Sermon Archives

Today and Tomorrow ~ Genesis 37:1-24

These stories in Genesis are the strangest collection of dysfunctional families, horrific twists and turns. Is there not one story of good things happening to good people?

Joseph is the favorite son of his father Jacob.
Joseph tattles on his older brothers.
Joseph gets the coat with the long sleeves.
Joseph dreams dreams that drip with self-importance.

His brothers hate him, conspire to kill him, and then think better of it and decide they will ONLY sell him into slavery (Ishmaelites – cousins!) – might as well get a little profit.

And so they take Joseph’s coat and pour blood on it and bring it to father Jacob – who grieves as only a father can grieve. Of course Jacob once took a lamb’s coat, and smeared blood to trick his own father out of a blessing. What goes around comes around.

Place yourself in the “today” of the action – while the brothers scheme, as father Jacob gets the news; while Joseph sits at the bottom of the pit;

The “today” of the narrative is bitter and hopeless – Jacob and Joseph probably don’t want to face tomorrow – only more bitterness and hopelessness.

And while I am one to “accentuate the positive and eliminate the negative” (as my mother used to say) and always want to dwell in joy and celebrate the gifts – it is a fact that for many people today, and maybe some of you – bitterness and hopelessness are close by. I think of the mother who works two jobs and still doesn’t make enough, the man facing a hard prognosis, the child who has nothing to live for, the athlete at the University of Missouri who died by suicide – depression and loneliness crept in and overwhelmed. Yes, sometimes “today” is hard.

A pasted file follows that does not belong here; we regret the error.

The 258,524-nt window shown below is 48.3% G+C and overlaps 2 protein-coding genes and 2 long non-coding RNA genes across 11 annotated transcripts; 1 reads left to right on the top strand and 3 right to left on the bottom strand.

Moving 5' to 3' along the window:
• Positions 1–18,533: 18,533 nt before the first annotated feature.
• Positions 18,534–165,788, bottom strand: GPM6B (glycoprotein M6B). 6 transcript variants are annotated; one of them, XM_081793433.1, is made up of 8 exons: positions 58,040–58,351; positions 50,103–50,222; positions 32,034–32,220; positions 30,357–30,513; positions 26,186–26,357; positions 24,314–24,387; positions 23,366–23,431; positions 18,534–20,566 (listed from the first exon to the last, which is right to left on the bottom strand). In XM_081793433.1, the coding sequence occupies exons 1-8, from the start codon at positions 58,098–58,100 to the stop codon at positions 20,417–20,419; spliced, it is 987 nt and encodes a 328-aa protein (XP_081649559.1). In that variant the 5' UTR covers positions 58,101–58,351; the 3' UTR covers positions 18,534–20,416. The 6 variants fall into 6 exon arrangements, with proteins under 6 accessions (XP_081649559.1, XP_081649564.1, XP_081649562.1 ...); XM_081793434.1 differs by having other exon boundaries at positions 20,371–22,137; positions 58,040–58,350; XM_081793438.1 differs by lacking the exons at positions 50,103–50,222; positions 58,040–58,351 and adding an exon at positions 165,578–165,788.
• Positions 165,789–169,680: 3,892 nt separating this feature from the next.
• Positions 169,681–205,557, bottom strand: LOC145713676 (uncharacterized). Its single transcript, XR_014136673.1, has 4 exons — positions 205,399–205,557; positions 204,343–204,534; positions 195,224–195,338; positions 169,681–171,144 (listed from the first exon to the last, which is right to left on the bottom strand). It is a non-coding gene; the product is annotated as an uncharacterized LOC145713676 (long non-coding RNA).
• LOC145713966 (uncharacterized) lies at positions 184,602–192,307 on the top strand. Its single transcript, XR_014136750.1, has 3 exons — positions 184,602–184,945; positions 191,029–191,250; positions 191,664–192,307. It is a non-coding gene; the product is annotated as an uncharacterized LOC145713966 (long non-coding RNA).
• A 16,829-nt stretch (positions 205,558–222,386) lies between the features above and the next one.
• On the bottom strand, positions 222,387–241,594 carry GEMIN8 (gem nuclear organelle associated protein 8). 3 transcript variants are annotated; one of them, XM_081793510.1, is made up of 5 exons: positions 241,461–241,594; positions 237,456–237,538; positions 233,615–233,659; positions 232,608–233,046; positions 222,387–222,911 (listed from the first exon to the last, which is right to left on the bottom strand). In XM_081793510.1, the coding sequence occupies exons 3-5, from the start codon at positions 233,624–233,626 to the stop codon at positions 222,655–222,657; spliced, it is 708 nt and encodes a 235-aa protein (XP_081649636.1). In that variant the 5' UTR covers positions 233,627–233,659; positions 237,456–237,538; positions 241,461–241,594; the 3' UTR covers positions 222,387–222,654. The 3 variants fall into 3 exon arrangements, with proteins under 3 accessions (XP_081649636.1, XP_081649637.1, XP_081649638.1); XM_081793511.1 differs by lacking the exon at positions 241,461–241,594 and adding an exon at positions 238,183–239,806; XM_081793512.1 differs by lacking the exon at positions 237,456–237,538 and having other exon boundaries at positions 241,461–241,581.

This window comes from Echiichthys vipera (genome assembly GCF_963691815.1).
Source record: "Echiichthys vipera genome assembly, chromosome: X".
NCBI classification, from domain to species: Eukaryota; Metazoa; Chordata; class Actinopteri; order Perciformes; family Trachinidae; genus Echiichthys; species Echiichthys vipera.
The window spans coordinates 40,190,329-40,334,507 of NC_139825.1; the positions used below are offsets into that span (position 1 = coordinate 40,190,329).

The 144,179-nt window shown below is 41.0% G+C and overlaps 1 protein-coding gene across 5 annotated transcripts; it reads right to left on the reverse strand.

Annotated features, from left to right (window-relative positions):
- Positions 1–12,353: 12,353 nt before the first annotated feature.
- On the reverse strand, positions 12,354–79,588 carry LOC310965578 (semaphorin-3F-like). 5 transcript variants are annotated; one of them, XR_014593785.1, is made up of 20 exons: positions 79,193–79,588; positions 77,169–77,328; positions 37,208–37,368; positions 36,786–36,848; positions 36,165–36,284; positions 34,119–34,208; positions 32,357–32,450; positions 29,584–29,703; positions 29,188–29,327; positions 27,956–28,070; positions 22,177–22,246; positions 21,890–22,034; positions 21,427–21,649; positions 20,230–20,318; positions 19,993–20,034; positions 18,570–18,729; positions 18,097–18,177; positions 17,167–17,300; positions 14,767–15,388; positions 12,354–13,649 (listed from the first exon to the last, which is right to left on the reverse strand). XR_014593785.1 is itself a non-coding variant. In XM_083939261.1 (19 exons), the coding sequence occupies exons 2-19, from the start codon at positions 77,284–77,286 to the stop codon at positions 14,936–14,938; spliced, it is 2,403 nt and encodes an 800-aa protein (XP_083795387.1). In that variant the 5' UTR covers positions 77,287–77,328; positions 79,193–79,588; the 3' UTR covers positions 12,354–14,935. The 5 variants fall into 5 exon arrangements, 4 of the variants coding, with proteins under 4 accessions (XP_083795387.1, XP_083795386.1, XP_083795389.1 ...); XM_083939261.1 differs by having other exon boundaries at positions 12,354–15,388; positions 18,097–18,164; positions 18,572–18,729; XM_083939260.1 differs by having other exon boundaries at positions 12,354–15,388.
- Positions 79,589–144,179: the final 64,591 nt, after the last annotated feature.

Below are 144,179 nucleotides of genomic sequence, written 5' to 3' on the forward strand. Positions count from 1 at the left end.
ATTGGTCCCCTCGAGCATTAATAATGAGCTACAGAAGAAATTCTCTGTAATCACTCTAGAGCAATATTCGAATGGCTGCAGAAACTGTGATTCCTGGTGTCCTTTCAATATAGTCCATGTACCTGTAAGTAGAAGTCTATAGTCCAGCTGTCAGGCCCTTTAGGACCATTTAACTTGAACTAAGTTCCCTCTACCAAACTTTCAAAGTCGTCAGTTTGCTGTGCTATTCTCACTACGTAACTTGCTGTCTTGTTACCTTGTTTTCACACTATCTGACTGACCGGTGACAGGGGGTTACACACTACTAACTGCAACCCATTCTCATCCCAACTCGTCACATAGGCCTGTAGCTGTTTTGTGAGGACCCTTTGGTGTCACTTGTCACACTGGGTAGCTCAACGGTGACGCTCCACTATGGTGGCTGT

And yet, we know with all the narratives in Hebrew Scripture “tomorrow” comes.

Sometimes that tomorrow is a day in coming, a generation in coming, or a seeming eternity in coming – but tomorrow comes.

And the promise of tomorrow, changes everything, I want to believe. In faith, tomorrow is more important than yesterday. So how do we give people a sense that tomorrow is coming?

The “today” of Joseph is shaped by hatred and jealousy. But we know what tomorrow will bring. Joseph’s tomorrow is in Egypt. And for many “tomorrows” thereafter the ancestors of father Jacob will dwell in slavery – but the tomorrow of liberation is coming, the tomorrow of Moses is coming. We have to have imagination to see beyond the present, we have to have some hooks and hopes.

Thomas a’ Kempis, the 14th century author of “The Imitation of Christ” – once wrote: “Man proposes but God disposes.” You and I live in a series of TODAYS. It is all we have. We propose to do this and propose to do that. We may be blessed or suffer. We may see to a certain degree the short term consequences of our actions and decisions – but only God know how the twists and the turns will ultimately unfold.

Christian faith is grounded in the narrative that NOTHING tarries God from moving history along an arc of redemption, liberation, reconciliation, and salvation.